Energy 31 August, 2023 7:30 am   

Russia’s strategic corruption in Germany. Poland wants Schwedt to be derusified

schwedt Greenpeace activists at the Schwedt refinery in Germany. Source: Greenpeace / Twitter

The Center for Democracy Studies at the liberal FPD party, which is a member of the coalition government, has written a report on Russian influence in the German energy sector. Despite the energy crisis and the invasion of Ukraine, Russia’s Rosneft still holds 54 percent of shares of the Schwedt refinery.

The Centre presented a report through the Friedrich Neumann Foundation, which was obtained by the Frankfurter Allgemeine Zeitung. It revealed that Germany was still under Russian influence and has a number of weaknesses that the Russians can exploit for political purposes through “strategic corruption”.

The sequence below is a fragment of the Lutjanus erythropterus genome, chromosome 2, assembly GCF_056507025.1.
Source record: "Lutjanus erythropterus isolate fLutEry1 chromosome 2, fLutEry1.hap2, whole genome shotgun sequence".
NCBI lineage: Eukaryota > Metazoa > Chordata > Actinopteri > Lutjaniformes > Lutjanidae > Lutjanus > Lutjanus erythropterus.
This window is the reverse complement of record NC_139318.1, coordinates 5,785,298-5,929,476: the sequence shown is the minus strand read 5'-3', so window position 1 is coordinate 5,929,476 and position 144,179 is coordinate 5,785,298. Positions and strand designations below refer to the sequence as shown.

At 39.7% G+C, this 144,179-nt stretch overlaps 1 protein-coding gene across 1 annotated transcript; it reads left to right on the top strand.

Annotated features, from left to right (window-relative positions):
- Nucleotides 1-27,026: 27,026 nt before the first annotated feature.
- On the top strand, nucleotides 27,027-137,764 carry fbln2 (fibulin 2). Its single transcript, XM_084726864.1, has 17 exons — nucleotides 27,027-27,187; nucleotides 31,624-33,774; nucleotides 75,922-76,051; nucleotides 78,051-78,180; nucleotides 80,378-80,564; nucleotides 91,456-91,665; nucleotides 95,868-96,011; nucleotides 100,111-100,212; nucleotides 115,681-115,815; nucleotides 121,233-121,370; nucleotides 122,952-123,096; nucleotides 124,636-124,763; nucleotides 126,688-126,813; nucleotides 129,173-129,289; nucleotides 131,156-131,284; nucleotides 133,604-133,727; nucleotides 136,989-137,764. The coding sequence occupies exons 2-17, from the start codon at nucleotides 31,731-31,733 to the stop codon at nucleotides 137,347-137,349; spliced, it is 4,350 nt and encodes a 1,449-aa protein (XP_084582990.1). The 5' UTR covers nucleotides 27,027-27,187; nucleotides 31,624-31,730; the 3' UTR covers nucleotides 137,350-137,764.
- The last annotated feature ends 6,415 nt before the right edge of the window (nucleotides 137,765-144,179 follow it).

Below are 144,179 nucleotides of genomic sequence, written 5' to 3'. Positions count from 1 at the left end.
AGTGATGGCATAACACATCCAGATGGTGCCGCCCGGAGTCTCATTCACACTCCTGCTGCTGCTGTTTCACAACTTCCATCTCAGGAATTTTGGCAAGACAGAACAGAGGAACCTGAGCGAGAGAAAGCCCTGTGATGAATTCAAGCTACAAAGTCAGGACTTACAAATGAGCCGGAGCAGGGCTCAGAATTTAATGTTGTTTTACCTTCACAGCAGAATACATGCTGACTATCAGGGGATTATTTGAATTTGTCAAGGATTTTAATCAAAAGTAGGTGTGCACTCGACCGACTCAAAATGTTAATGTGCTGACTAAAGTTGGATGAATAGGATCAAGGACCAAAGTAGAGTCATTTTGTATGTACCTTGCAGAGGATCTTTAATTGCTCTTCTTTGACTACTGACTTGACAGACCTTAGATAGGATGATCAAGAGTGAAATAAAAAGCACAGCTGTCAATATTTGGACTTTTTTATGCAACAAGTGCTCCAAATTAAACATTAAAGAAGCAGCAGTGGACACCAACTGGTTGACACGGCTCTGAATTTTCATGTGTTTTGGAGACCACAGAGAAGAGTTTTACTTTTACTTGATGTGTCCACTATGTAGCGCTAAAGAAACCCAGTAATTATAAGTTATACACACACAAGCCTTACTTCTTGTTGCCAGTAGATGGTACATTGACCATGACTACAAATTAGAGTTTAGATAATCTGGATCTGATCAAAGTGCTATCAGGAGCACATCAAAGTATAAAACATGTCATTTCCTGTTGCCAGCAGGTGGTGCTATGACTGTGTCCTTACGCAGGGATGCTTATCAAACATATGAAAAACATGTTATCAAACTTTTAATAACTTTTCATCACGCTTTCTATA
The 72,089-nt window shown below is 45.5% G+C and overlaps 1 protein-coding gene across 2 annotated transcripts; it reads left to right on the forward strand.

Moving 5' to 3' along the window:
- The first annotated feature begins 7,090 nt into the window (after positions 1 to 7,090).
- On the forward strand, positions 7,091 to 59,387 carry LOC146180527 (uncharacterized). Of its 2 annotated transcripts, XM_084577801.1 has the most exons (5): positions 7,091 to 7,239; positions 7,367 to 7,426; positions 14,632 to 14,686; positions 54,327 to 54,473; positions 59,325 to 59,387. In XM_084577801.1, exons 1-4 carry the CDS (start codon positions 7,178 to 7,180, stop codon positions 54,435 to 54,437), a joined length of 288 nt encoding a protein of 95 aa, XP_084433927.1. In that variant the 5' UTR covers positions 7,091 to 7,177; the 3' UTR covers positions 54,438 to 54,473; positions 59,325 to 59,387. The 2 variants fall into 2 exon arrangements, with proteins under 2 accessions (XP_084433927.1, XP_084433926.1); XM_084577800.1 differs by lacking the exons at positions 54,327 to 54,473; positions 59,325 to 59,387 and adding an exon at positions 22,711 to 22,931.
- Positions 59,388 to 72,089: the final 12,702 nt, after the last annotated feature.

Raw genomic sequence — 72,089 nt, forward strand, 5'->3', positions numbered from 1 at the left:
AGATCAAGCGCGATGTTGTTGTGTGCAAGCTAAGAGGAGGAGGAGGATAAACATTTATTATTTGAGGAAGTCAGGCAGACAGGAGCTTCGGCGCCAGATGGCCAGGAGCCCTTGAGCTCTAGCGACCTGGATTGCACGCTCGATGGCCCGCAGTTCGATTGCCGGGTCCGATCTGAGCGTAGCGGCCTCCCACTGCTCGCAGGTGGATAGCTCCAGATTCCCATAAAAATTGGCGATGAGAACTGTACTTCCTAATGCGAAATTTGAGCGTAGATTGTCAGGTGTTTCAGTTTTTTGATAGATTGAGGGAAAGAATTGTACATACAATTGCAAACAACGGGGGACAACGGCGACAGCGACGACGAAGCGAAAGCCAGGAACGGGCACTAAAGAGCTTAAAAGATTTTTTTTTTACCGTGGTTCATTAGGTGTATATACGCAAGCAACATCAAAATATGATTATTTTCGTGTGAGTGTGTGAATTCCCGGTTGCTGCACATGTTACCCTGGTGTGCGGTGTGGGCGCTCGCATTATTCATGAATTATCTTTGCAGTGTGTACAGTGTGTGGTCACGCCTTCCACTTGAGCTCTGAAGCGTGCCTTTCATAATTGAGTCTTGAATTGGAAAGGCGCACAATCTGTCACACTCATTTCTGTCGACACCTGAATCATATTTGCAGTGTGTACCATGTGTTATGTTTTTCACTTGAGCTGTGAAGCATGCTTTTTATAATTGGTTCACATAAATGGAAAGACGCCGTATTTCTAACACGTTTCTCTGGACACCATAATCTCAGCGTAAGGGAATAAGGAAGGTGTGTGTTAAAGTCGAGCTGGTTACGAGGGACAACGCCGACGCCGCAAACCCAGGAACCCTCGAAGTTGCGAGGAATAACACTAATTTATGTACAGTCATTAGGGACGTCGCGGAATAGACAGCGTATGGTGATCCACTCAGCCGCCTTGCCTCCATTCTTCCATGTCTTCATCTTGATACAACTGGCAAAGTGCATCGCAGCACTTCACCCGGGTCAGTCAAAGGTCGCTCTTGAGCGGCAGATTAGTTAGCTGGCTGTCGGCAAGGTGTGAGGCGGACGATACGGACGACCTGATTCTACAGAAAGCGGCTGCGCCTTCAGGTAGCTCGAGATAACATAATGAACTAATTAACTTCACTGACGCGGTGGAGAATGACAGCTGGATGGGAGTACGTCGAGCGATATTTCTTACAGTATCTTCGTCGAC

The report talks about the economic symbiosis between the Russian energy sector and the German industry founded on “cheap gas from Russia”. “Russia has so far concentrated relatively small investments in important sectors such as refineries, gas transportation and storage,” the report said. As an example the authors used Germany’s Wintershall and DEA owned by Mikhail Friedman, an oligarch, as well as the NS2 project supported by this company and Germany’s E.ON and BASF.

The authors of the report admit that Germany has learned its lesson, but its eastern neighbor – Poland reminds about one more thing. The energy crisis fueled by Gazprom and then the Russian invasion of Ukraine prompted the Germans to expropriate this company from the companies managing its gas infrastructure, including storage facilities, but failed to make similar changes in the refining sector. Since the beginning of the invasion, Poland has demanded that Germany derusify the Schwedt refinery, but its arguments fall on deaf ears in Berlin.

Schwedt has been placed under a trusteeship and although Rosneft still owns 54 percent of the shares, decisions are made by the board under Berlin’s control. In September, the Germans are to decide whether the status quo would be extended or if the shares would be taken over by a different company.

Frankfurter Allgemeine Zeitung / Wojciech Jakóbik